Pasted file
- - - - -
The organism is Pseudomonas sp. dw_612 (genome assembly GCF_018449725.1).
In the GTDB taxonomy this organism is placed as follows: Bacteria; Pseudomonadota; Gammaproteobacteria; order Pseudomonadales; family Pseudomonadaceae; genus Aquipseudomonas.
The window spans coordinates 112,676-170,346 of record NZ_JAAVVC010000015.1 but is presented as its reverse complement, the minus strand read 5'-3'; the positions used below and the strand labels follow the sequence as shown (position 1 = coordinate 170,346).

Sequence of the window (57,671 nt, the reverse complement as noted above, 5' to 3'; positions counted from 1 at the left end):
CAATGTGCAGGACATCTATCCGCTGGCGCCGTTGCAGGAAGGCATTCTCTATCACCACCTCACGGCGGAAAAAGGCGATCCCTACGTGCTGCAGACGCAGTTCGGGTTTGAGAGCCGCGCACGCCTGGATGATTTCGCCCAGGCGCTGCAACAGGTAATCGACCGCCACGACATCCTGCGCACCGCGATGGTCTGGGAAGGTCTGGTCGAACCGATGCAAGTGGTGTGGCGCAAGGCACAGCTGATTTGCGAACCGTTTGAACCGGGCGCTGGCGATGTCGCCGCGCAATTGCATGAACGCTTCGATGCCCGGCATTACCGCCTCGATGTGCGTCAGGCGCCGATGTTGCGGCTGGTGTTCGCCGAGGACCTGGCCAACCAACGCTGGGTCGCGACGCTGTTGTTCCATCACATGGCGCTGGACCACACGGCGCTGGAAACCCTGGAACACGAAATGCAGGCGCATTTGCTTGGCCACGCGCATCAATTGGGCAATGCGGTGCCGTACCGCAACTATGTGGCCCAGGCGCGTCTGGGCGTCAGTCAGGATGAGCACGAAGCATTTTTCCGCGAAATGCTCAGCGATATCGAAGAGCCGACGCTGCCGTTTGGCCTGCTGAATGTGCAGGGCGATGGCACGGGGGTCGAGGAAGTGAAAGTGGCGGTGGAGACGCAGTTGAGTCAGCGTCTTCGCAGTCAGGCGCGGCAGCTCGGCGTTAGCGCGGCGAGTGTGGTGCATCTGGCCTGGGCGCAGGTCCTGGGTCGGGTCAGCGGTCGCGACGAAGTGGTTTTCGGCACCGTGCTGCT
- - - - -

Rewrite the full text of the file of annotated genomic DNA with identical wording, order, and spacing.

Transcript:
The organism is Pseudomonas sp. dw_612 (genome assembly GCF_018449725.1).
In the GTDB taxonomy this organism is placed as follows: Bacteria; Pseudomonadota; Gammaproteobacteria; order Pseudomonadales; family Pseudomonadaceae; genus Aquipseudomonas.
The window spans coordinates 112,676-170,346 of record NZ_JAAVVC010000015.1 but is presented as its reverse complement, the minus strand read 5'-3'; the positions used below and the strand labels follow the sequence as shown (position 1 = coordinate 170,346).

Sequence of the window (57,671 nt, the reverse complement as noted above, 5' to 3'; positions counted from 1 at the left end):
CAATGTGCAGGACATCTATCCGCTGGCGCCGTTGCAGGAAGGCATTCTCTATCACCACCTCACGGCGGAAAAAGGCGATCCCTACGTGCTGCAGACGCAGTTCGGGTTTGAGAGCCGCGCACGCCTGGATGATTTCGCCCAGGCGCTGCAACAGGTAATCGACCGCCACGACATCCTGCGCACCGCGATGGTCTGGGAAGGTCTGGTCGAACCGATGCAAGTGGTGTGGCGCAAGGCACAGCTGATTTGCGAACCGTTTGAACCGGGCGCTGGCGATGTCGCCGCGCAATTGCATGAACGCTTCGATGCCCGGCATTACCGCCTCGATGTGCGTCAGGCGCCGATGTTGCGGCTGGTGTTCGCCGAGGACCTGGCCAACCAACGCTGGGTCGCGACGCTGTTGTTCCATCACATGGCGCTGGACCACACGGCGCTGGAAACCCTGGAACACGAAATGCAGGCGCATTTGCTTGGCCACGCGCATCAATTGGGCAATGCGGTGCCGTACCGCAACTATGTGGCCCAGGCGCGTCTGGGCGTCAGTCAGGATGAGCACGAAGCATTTTTCCGCGAAATGCTCAGCGATATCGAAGAGCCGACGCTGCCGTTTGGCCTGCTGAATGTGCAGGGCGATGGCACGGGGGTCGAGGAAGTGAAAGTGGCGGTGGAGACGCAGTTGAGTCAGCGTCTTCGCAGTCAGGCGCGGCAGCTCGGCGTTAGCGCGGCGAGTGTGGTGCATCTGGCCTGGGCGCAGGTCCTGGGTCGGGTCAGCGGTCGCGACGAAGTGGTTTTCGGCACCGTGCTGCT